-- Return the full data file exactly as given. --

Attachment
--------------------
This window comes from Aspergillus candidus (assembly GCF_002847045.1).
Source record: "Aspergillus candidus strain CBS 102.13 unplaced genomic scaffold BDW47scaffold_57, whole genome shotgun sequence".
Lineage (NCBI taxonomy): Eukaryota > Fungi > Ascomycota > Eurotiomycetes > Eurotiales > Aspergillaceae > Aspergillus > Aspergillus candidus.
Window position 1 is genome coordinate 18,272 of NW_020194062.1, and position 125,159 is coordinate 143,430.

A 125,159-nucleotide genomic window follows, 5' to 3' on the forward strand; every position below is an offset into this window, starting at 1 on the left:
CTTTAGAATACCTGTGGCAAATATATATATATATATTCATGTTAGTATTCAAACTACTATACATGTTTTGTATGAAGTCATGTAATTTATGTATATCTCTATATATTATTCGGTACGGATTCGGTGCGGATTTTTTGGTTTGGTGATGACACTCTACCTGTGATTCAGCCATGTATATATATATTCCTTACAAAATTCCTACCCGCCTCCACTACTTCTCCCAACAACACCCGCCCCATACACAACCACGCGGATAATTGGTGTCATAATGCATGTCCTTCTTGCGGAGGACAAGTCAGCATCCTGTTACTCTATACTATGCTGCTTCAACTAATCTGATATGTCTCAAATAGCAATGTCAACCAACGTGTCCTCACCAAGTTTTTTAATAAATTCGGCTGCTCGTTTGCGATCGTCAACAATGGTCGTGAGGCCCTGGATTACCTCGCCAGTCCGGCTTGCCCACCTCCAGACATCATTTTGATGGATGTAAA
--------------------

This window comes from Aspergillus candidus (assembly GCF_002847045.1).
Source record: "Aspergillus candidus strain CBS 102.13 unplaced genomic scaffold BDW47scaffold_57, whole genome shotgun sequence".
Lineage (NCBI taxonomy): Eukaryota > Fungi > Ascomycota > Eurotiomycetes > Eurotiales > Aspergillaceae > Aspergillus > Aspergillus candidus.
Window position 1 is genome coordinate 18,272 of NW_020194062.1, and position 125,159 is coordinate 143,430.

A 125,159-nucleotide genomic window follows, 5' to 3' on the forward strand; every position below is an offset into this window, starting at 1 on the left:
CTTTAGAATACCTGTGGCAAATATATATATATATATTCATGTTAGTATTCAAACTACTATACATGTTTTGTATGAAGTCATGTAATTTATGTATATCTCTATATATTATTCGGTACGGATTCGGTGCGGATTTTTTGGTTTGGTGATGACACTCTACCTGTGATTCAGCCATGTATATATATATTCCTTACAAAATTCCTACCCGCCTCCACTACTTCTCCCAACAACACCCGCCCCATACACAACCACGCGGATAATTGGTGTCATAATGCATGTCCTTCTTGCGGAGGACAAGTCAGCATCCTGTTACTCTATACTATGCTGCTTCAACTAATCTGATATGTCTCAAATAGCAATGTCAACCAACGTGTCCTCACCAAGTTTTTTAATAAATTCGGCTGCTCGTTTGCGATCGTCAACAATGGTCGTGAGGCCCTGGATTACCTCGCCAGTCCGGCTTGCCCACCTCCAGACATCATTTTGATGGATGTAAA